CMA orders developers to remove 'unfair' ground rent contract terms
CMA believes contract terms which double ground rent every 10 or 15 years break consumer protection law
The Competition and Markets Authority (CMA) has asked Countryside and Taylor Wimpey to remove from existing contracts “unfair” terms, which double the cost of ground rent every 10 or 15 years. It has also requested that these terms be ommitted from future contracts.
The CMA believes the terms break consumer protection law, as they may lead to individuals struggling to sell or mortgage their homes and finding themselves “trapped”. Andrea Coscelli, CMA Chief Executive, described this as “unacceptable.”
The CMA is concerned with the application of the Unfair Terms in Consumer Contracts Regulations 1999 (UTCCRs) and Part 2 of the Consumer Rights Act 2015 (CRA), in the context of ground rents. This legislation is intended to protect consumers against unfair contract terms and requires terms to be fair and transparent.
Coscelli commented: “Countryside and Taylor Wimpey must entirely remove all these terms from existing contracts to make sure that they are on the right side of the law.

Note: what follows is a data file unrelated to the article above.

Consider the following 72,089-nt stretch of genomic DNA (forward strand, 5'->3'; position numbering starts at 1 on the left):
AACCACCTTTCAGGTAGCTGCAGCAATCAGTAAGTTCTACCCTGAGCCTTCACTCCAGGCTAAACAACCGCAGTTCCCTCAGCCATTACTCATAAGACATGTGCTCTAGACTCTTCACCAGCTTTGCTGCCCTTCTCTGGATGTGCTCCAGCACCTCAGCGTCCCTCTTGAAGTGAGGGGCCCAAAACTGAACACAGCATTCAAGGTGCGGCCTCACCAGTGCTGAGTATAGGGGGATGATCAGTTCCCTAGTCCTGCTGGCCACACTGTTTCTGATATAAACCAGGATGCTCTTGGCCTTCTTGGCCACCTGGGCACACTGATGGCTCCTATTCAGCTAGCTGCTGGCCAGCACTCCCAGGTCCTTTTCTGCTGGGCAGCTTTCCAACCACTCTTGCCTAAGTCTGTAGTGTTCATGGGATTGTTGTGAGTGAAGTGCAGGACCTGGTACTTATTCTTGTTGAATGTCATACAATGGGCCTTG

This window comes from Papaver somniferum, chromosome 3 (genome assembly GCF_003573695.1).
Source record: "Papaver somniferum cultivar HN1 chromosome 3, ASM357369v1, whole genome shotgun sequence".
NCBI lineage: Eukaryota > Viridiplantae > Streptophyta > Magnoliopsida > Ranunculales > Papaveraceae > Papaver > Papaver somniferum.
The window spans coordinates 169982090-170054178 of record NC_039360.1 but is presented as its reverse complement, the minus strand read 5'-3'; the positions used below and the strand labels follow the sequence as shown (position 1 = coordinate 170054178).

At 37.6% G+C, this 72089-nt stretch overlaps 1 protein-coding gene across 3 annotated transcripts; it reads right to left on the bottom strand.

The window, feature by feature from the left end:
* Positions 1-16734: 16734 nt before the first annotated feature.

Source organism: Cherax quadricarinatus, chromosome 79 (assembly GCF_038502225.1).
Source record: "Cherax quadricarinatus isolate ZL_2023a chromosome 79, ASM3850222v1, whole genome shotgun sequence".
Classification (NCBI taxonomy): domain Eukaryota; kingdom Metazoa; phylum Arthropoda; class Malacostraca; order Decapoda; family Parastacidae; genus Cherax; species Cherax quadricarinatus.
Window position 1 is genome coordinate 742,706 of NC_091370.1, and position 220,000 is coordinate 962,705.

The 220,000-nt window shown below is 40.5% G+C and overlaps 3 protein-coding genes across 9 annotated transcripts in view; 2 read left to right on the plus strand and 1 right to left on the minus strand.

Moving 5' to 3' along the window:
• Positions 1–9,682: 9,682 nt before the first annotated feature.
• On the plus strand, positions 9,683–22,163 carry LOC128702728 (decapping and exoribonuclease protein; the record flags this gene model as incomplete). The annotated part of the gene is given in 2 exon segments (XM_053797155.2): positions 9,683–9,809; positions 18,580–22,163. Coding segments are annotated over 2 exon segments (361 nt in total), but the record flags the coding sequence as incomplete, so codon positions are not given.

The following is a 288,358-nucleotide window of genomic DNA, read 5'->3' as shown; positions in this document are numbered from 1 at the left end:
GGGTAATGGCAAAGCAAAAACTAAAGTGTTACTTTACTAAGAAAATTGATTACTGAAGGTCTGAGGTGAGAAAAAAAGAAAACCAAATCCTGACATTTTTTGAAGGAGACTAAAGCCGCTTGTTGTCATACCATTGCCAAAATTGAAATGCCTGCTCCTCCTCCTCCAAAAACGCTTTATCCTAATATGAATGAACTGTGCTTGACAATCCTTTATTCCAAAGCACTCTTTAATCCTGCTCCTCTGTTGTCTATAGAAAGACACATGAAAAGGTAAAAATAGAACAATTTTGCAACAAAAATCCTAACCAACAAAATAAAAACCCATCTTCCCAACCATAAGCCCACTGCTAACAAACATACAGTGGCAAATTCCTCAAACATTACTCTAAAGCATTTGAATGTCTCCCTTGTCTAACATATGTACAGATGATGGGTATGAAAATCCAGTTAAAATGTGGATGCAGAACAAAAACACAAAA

“If these developers do not address our concerns, we will take further action, including through the courts, if necessary.”
As an enforcer under the Enterprise Act 2002, the CMA cannot levy fines, but can enforce legislation through the courts, as well as obtain additional measures to improve consumer choice, encourage better compliance with the law, or obtain redress for consumers. However, ultimately, only a court can decide whether a contract term is unfair.
Housing Secretary, Robert Jenrick, said the government asked the CMA to conduct the investigation and that he “strongly” welcomed efforts “to bring justice to homeowners affected by unfair practices, such as crippling ground rents, which have no place in our housing market.”
He said: “This behaviour must end, and I look forward to appropriate redress being forthcoming for leaseholders.”
Jenrick added: “The Government is pursuing the most significant reforms to leasehold in forty years, including…restricting ground rents in new leases to zero and ending the use of leasehold in new houses altogether.”
The CMA has also indicated that it may also write to Barratt Developments or Persimmon Homes in relation to the same issue, but it has not yet reached a view on whether these companies have been involved in such practices.
There may be ramifications for commercial investors, too. The CMA has announced it will also investigate certain firms, such as investment companies, that bought freeholds from these developers and have continued to use the same leasehold contract terms.
Countryside and Taylor Wimpey have the opportunity to respond to the CMA’s concerns. If they choose to sign undertakings agreeing to remove ground rent terms from their contracts, they may avoid court action.